Statement by Myron Ebell, Director of Energy and Global Warming Policy for the Competitive Enterprise Institute, on BP America, Conoco Phillips, and Caterpillar Dropping Out of the U. S. Climate Action Partnership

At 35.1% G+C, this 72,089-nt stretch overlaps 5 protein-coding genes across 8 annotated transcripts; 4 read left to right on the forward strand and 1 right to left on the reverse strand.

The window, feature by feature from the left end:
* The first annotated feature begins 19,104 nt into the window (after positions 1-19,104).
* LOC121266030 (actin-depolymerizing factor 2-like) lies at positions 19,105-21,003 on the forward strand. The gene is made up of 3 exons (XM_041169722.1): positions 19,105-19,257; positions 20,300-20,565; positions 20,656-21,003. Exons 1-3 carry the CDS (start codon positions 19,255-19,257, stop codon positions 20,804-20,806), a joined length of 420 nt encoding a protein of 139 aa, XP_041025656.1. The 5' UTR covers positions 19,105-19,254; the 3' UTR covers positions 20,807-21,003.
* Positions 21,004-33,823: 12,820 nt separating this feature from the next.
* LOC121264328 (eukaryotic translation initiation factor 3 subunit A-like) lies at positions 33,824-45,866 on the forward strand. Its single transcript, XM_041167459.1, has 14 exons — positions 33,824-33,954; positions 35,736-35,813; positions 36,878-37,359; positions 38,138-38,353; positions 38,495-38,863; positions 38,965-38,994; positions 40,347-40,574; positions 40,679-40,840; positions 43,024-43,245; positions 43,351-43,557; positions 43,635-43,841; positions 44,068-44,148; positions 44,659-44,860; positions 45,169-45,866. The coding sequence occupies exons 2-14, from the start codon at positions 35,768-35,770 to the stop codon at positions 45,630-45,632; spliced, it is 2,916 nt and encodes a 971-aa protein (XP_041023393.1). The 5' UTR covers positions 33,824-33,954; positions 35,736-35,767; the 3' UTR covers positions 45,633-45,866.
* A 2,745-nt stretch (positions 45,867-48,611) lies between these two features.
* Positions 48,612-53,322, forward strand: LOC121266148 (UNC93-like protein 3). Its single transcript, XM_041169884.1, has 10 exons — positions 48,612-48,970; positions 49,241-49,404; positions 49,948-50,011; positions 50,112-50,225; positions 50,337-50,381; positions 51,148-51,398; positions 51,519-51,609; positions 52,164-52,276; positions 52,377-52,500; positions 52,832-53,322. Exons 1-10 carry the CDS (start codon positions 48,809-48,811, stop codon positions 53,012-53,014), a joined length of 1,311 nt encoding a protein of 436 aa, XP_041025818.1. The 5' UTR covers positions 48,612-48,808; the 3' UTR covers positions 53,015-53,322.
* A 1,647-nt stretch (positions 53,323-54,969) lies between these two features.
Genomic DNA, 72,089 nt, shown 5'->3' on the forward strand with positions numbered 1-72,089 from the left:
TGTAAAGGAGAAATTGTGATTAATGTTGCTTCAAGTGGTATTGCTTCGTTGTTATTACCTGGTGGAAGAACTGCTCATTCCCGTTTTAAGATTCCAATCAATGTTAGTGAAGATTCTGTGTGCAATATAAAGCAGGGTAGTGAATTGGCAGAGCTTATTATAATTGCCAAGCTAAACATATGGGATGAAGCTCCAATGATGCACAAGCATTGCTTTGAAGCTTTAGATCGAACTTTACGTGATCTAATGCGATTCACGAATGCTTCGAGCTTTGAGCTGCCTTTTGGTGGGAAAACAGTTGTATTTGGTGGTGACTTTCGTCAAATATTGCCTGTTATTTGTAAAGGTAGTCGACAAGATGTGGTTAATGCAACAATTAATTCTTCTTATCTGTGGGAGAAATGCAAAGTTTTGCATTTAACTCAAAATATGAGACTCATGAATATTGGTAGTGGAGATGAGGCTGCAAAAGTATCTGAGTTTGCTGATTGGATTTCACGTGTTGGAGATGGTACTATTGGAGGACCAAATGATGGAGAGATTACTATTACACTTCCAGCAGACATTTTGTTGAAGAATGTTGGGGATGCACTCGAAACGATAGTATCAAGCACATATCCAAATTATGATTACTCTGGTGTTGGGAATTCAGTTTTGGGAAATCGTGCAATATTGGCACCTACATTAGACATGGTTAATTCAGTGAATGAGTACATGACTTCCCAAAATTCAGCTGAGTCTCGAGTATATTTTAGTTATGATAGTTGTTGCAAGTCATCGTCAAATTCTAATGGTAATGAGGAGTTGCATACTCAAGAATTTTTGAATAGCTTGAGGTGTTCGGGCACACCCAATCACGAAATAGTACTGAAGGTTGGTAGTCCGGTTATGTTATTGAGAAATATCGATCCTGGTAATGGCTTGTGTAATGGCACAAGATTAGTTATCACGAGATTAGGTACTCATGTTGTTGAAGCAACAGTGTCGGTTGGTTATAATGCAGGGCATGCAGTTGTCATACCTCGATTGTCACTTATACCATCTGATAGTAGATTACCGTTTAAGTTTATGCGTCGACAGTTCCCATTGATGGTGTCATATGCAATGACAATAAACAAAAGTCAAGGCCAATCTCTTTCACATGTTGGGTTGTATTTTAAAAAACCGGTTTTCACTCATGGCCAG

In dropping out of the U. S. Climate Action Partnership, BP America, Conoco Phillips, and Caterpillar are recognizing that cap-and-trade legislation is dead in the U. S. Congress and that global warming alarmism is collapsing rapidly. We hope that other major corporations will soon see the light and drop their support for cap-and-trade and other energy-rationing legislation.These announcements are most welcome, but they do not mean that we can relax our efforts to defeat and roll back energy-rationing legislation and regulations. Many policies and proposals that would raise energy prices through the roof for American consumers and destroy millions of jobs in energy-intensive industries still pose a huge threat. These include the EPA’s decision to regulate greenhouse gas emissions using the Clean Air Act, environmental pressure group efforts to use the Endangered Species Act to stop energy production and new power plants, the higher fuel economy standards for new passenger vehicles enacted in 2007, presidential executive orders, and bills in Congress to require more renewable electricity, higher energy efficiency standards for buildings, and low carbon transportation fuel standards.